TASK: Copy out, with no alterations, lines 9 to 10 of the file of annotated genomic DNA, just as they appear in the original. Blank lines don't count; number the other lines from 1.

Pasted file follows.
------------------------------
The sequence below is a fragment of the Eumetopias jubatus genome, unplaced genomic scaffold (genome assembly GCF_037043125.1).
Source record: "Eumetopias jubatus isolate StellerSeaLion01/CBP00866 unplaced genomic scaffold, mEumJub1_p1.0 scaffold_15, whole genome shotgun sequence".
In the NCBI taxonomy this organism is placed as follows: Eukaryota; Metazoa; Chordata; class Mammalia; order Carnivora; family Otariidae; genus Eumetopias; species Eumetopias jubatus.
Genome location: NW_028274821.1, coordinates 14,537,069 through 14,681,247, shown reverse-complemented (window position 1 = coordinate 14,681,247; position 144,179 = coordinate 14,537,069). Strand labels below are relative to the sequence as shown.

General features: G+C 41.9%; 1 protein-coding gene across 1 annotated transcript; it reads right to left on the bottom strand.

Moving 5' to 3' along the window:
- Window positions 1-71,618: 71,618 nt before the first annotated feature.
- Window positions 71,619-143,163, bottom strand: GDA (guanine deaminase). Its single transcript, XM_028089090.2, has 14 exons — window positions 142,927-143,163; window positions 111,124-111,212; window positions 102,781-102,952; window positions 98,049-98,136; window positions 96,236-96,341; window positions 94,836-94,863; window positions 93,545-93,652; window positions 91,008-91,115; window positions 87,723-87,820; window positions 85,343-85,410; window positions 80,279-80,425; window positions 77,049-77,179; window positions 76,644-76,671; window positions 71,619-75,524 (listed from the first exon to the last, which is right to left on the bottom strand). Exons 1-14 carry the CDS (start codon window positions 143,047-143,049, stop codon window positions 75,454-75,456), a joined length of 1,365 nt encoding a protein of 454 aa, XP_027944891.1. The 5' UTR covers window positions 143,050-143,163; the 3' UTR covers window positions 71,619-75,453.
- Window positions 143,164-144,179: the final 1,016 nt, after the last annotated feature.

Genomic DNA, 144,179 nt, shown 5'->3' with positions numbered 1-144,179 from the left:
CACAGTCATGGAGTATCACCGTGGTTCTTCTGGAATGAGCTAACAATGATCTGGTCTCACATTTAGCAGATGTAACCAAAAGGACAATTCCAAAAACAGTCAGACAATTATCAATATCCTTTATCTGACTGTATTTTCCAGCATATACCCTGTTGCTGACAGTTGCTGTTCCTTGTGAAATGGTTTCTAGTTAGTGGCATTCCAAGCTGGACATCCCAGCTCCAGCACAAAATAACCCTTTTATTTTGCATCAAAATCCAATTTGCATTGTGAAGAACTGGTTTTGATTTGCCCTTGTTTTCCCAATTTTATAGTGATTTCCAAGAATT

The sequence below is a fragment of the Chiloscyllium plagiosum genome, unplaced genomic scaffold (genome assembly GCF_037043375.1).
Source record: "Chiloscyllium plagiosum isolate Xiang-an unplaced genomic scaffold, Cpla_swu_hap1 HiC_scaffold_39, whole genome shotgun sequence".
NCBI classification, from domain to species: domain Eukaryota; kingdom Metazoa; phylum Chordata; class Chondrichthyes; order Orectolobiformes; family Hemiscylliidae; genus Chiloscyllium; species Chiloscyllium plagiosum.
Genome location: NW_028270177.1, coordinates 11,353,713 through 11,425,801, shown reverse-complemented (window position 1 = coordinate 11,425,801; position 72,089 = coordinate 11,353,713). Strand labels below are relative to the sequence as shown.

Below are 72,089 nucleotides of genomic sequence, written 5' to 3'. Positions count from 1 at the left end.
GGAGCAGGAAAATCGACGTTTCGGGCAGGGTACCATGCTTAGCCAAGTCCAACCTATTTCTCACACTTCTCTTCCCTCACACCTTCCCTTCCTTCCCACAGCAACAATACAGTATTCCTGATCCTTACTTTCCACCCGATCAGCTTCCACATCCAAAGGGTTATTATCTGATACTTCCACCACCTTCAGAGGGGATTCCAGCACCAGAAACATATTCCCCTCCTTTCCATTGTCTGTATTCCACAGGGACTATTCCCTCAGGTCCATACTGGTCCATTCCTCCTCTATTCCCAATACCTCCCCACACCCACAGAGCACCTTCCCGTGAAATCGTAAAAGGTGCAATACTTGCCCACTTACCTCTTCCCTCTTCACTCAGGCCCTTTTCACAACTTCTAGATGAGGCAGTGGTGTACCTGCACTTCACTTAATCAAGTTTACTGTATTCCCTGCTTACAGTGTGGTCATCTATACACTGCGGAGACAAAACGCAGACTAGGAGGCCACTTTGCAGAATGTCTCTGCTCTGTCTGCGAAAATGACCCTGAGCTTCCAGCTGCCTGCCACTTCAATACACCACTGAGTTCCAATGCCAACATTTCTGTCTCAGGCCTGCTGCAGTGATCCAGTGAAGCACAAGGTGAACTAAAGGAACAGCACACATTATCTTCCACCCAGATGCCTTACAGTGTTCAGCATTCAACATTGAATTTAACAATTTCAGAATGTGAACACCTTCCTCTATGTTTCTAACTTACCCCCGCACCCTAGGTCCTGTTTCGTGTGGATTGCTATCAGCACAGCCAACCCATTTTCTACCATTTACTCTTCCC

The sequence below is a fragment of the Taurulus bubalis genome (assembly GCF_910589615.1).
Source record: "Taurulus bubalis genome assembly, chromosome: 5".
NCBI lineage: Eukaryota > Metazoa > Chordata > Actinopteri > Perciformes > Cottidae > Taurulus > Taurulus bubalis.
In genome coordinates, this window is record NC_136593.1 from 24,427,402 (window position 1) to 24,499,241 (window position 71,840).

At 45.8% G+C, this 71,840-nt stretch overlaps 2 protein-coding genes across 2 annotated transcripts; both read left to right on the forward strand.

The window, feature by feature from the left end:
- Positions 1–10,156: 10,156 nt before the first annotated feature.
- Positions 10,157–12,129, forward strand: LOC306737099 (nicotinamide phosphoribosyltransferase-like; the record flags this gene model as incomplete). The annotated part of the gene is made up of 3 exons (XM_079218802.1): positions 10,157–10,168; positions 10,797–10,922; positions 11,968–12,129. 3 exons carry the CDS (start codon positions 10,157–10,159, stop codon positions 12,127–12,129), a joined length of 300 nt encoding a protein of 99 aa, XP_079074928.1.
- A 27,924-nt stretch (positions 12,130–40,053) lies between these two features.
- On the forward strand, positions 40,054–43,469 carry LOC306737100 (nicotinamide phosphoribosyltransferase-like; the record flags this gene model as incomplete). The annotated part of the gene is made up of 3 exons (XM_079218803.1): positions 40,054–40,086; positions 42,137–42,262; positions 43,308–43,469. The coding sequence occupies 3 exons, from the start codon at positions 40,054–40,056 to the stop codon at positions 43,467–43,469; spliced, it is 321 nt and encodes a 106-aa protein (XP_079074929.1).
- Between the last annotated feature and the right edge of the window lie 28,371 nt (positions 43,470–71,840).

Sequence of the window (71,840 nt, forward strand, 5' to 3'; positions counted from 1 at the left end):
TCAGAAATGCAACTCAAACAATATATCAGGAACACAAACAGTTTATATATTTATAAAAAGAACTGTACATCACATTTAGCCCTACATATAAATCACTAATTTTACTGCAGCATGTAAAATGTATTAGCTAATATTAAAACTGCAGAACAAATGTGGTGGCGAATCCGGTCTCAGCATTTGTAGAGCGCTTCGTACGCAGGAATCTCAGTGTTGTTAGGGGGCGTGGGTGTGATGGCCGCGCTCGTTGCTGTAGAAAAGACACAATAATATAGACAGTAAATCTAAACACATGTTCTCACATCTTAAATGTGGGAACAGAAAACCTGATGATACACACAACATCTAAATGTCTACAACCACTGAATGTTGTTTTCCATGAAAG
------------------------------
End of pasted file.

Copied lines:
- Window positions 143,164-144,179: the final 1,016 nt, after the last annotated feature.

Genomic DNA, 144,179 nt, shown 5'->3' with positions numbered 1-144,179 from the left: